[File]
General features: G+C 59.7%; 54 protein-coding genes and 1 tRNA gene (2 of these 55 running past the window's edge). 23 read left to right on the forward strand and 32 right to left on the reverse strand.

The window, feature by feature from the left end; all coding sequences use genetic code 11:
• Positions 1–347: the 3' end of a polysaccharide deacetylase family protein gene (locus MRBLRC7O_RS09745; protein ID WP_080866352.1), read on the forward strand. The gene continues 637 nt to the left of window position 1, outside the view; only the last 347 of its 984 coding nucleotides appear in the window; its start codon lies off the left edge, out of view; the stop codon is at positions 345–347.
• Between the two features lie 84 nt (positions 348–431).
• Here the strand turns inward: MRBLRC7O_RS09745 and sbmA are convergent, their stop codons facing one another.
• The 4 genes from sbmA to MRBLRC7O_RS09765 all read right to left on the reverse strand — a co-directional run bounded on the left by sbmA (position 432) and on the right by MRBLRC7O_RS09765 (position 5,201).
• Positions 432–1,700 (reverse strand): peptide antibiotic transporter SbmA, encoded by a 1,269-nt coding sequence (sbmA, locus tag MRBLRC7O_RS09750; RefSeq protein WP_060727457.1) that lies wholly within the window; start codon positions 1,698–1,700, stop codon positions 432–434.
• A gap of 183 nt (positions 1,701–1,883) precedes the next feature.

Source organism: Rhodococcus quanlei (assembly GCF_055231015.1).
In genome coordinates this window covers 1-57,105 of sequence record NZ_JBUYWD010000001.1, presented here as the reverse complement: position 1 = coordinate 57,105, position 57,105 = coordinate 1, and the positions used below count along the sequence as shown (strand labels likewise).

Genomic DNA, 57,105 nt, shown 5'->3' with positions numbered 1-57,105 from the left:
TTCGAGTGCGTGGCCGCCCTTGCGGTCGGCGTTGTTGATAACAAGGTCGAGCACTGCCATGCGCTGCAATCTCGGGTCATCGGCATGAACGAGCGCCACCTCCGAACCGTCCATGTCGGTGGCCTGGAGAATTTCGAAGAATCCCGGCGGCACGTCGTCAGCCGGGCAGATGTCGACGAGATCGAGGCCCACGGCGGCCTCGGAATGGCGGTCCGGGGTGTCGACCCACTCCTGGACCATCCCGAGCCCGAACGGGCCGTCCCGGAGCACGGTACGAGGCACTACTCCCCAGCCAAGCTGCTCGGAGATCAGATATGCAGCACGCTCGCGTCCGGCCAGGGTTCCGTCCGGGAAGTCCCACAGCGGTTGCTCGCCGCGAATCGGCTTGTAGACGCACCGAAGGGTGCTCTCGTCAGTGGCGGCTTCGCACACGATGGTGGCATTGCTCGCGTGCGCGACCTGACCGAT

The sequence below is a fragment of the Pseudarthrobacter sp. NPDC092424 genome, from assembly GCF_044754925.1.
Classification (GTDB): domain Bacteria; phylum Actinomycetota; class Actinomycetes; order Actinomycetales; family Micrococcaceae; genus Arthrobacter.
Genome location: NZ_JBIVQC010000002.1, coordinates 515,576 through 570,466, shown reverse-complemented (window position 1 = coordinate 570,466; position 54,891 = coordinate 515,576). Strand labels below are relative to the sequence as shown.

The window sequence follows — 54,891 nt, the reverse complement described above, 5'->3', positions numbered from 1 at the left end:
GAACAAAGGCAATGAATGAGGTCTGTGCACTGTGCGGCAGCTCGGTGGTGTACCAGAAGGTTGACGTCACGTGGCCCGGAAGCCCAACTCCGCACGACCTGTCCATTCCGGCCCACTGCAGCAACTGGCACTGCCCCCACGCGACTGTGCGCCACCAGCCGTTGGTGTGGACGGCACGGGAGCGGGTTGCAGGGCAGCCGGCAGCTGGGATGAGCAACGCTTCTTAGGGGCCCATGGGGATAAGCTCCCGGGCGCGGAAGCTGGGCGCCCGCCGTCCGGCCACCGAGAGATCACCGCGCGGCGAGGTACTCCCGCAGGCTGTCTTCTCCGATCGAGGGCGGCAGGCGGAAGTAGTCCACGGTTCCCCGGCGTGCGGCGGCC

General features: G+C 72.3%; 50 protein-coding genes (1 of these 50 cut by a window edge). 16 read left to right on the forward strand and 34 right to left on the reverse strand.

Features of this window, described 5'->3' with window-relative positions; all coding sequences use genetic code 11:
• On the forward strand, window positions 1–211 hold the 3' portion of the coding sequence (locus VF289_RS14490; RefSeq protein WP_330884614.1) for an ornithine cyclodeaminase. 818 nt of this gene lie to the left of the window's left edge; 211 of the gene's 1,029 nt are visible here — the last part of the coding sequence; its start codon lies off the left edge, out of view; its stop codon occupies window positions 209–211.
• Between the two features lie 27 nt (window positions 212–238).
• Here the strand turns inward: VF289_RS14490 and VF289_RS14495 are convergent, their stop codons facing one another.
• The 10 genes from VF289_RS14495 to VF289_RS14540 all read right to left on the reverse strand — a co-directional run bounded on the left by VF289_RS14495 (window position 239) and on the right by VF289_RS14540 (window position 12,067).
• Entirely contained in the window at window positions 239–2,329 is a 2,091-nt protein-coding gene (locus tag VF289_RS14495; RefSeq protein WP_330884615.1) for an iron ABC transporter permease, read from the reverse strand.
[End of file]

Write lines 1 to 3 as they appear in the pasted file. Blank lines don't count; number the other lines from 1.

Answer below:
General features: G+C 59.7%; 54 protein-coding genes and 1 tRNA gene (2 of these 55 running past the window's edge). 23 read left to right on the forward strand and 32 right to left on the reverse strand.

The window, feature by feature from the left end; all coding sequences use genetic code 11:
• Positions 1–347: the 3' end of a polysaccharide deacetylase family protein gene (locus MRBLRC7O_RS09745; protein ID WP_080866352.1), read on the forward strand. The gene continues 637 nt to the left of window position 1, outside the view; only the last 347 of its 984 coding nucleotides appear in the window; its start codon lies off the left edge, out of view; the stop codon is at positions 345–347.